What significance did the George Ford case have on you personally and your brand HoneyColony?

It has no impact on my brand HoneyColony. As far as on me it’s been very revealing to see how information in this day and age is scrubbed by the Ministry of Truth and if you’re not there, covering it, and paying attention to the details, you will probably be a victim of what I call narrative supremacy, and you’ll probably be bamboozled. I’ve seen people who are well versed in this case, repeat a slight of numbers. For instance, George Floyd was arrested for aggravated robbery. The tale says the woman was pregnant, but the actual court document that I’ve read does not saying anywhere that she was pregnant. So, I don’t know where that piece of the puzzle or sorry that that detail started. But you have to be very, very detail oriented and specific. So, it’s, it’s taught me more than more than ever reminded me how the media lies, and how you have to be paying attention and really look at details because they should matter.

What did you learn about George Floyd’s life that you think more people should know about?

Well, George Floyd isn’t innocent and that doesn’t justify his death. But George Floyd was a career criminal, he spent the last 20 years of his life in and out of jail, and he was, according to some, bad news. He has appeared in at least one porno; he’s pretended to be a part of the water department and dressed in costume to help carry out this robbery. And so, we know that he can kind of act, play act and take on different personas if need be. So, let’s just keep that in the back of our minds. I do believe he was not an evil, or rather, you know, I think Lester, his friend, was a much bigger stand back. So, he certainly apparently was meant to change America, as one person stated. I don’t know what that means, but he was not supposed to die, and he was supposed to change. So do what you will with those phrases right now.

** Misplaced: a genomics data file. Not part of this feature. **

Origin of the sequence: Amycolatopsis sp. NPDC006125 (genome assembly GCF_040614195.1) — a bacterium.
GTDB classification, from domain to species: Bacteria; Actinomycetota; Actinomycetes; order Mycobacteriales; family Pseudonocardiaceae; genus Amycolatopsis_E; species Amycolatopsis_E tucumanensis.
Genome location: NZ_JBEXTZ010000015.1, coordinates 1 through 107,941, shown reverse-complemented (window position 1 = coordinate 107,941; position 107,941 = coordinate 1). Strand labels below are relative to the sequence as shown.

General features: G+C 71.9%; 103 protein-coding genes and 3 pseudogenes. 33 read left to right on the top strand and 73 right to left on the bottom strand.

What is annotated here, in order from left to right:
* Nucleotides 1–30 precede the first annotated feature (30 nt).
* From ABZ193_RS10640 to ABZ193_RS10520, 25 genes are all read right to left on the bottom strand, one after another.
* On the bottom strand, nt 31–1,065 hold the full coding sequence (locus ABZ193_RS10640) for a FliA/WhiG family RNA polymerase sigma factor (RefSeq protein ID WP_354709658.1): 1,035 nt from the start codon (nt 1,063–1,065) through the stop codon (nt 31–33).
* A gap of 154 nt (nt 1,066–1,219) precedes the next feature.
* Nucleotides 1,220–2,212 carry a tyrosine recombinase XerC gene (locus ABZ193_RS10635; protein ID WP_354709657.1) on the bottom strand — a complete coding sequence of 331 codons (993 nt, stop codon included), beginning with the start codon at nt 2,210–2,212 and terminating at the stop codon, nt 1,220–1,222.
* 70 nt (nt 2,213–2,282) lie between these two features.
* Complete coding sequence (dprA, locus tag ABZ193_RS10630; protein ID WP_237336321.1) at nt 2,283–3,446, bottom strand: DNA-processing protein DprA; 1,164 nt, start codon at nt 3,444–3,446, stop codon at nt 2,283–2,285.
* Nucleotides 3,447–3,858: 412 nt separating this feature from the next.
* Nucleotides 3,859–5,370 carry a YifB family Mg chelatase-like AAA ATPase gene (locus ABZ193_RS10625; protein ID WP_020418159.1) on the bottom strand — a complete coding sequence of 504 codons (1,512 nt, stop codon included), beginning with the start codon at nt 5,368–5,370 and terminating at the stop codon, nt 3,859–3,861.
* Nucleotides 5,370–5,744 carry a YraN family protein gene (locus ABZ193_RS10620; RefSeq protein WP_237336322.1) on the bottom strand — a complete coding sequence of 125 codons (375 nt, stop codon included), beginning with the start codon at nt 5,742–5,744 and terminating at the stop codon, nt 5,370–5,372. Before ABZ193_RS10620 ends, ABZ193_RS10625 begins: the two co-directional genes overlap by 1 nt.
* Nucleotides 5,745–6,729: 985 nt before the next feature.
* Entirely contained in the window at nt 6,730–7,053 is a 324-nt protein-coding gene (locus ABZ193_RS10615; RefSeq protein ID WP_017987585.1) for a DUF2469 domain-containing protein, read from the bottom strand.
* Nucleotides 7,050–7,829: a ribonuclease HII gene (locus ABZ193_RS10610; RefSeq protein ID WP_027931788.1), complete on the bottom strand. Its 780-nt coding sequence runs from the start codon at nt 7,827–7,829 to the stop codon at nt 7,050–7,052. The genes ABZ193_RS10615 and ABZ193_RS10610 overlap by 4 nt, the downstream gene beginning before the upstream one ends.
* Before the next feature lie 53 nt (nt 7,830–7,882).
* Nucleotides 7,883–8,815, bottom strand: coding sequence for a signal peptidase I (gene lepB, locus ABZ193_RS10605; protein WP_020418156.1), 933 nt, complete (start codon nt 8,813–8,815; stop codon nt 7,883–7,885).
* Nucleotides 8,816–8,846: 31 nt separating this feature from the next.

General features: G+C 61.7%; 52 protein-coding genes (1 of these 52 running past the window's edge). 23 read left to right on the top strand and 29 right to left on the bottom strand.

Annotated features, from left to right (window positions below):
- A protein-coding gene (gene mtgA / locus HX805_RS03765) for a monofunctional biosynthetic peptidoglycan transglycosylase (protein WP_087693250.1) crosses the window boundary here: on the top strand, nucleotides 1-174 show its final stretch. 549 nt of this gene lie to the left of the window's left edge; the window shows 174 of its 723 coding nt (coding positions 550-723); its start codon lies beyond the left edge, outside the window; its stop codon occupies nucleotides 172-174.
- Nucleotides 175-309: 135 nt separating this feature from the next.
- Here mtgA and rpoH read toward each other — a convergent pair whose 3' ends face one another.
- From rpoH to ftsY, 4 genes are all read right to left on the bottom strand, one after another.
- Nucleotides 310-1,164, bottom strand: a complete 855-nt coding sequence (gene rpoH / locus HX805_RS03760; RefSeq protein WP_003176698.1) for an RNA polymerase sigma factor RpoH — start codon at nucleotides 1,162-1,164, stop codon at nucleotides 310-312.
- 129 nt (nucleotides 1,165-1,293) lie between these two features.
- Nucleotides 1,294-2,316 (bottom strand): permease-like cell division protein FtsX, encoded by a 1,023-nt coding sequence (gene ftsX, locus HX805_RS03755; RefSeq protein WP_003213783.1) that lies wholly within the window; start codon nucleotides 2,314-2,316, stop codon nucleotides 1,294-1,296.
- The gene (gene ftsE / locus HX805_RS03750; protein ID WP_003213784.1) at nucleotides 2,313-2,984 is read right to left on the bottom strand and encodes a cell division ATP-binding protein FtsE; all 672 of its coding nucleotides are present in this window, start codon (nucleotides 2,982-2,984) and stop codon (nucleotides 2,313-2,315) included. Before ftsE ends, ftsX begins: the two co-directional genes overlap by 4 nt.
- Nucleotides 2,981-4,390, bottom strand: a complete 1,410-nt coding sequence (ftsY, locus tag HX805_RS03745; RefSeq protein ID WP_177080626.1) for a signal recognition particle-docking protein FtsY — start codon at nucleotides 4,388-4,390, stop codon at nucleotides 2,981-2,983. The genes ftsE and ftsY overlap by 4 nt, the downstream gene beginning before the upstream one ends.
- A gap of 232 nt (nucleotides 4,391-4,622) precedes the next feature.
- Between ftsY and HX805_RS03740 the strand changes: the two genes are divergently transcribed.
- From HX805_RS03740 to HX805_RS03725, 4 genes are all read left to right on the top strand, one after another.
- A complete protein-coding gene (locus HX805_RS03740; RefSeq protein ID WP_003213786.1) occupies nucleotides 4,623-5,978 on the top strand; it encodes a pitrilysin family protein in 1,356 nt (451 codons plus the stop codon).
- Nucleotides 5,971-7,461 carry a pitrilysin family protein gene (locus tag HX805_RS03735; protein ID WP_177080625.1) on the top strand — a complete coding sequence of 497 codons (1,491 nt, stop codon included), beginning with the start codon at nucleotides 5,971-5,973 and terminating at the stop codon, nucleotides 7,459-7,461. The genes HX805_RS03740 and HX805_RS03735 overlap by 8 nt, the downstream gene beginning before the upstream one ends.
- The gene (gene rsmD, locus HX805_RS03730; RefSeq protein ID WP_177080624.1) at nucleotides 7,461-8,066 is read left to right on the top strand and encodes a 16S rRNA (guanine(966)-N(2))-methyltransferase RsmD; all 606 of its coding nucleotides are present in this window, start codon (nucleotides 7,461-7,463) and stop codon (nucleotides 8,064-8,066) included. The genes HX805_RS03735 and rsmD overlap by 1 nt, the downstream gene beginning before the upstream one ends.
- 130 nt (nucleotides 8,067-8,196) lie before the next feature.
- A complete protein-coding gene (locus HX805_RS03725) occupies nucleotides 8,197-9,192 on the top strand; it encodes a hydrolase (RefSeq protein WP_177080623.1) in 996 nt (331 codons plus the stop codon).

What was the most difficult part in gaining sources and information about George Floyd’s life and death?

Well, it’s still currently difficult. I’m still under undertaking an investigation. And the hardest thing is people who can talk on behalf of Derek Chauvin. Nobody wants to say anything because they might wake up with a pig’s head on their doorstep. I’m not able to find any family members, very weird. So that’s been a challenge, contacting people from the force. I mean, I haven’t started trying to reach people on George Floyd’s side. I can tell you, for instance, I didn’t have any luck getting the initial second autopsy, independent from Michael Baden and Alicia Wilson. So where is that actual report? Was it just a verbal press release? He’s just the Hollywood medical examiner? Why wasn’t his autopsy even used in the trial of Derek Chauvin? Okay, sorry, I’ll just add that a lot of information has disappeared. I’ve been able to catch some of it because I was doing it in real time and when this first happened, but now it’s not like who owned that SUV Mercedes Benz. It’s not George. And you can’t find who the owner is. Although I do have a name. But yeah, so basically just information scrubbed, addresses. Very interesting that George lives in Texas at 3333. There’s a lot of three threes in this story. And six sixes.

Where can we learn more about you and your findings about the George Floyd case?

You can find me on my telegram channel at Truth Lives Here. Lady be on gab. And that book will be coming out next year. So, you can also contact me at Maryam@honeycolony.com 

Maryam Henein is an investigative journalist and functional medicine consultant. As founder and editor-in-chief of HoneyColony, an online magazine for health and wellness, she shares her wisdom with thousands of followers. She is also the director of the award-winning documentary film Vanishing of the Bees, narrated by Elliot Page. For more information, visit her website.  

HoneyColony is dedicated to cross-pollinating with companies who uphold high-quality standards that value planet, humanity, honesty, and fair-trade practices. HoneyColony is committed to unite the growing number of people adopting healthy lifestyles and seeking to cut through the hype and claims about natural products and remedies.  For more information, visit HoneyColony.

Art by Kaelen of 360 for use by 360 Magazine

Tidal announces Triumph Over Trauma Special

Today TIDAL, in partnership with influential politico, lawyer and advocate Angela Rye, is announcing the premiere of Triumph Over Trauma: Black Wall Street Then and Now – a one-hour long special commemorating the centennial of one of the worst attacks of racial violence in American history: the Tulsa Race Massacre. The special will premiere on Saturday, June 19 at 6 pm ET to also honor the Juneteenth holiday, which celebrates the effective end of slavery in the United States.

The Tulsa Race Massacre devastated the prosperous African-American business community in Tulsa, Oklahoma’s Greenwood District known as Black Wall Street and claimed hundreds of lives. Viewers will hear from three living survivors of the massacre – Mother Fletcher, Mother Randle, and Uncle Red – who will discuss memories of Black Wall Street, escaping the night of the massacre, their legacy, and much more. The hour-long special will also feature local politicians, business leaders, Black youth of Tusla, activists, writers, and more reflecting, learning, inspiring, and growing – and most importantly shedding light on untold history.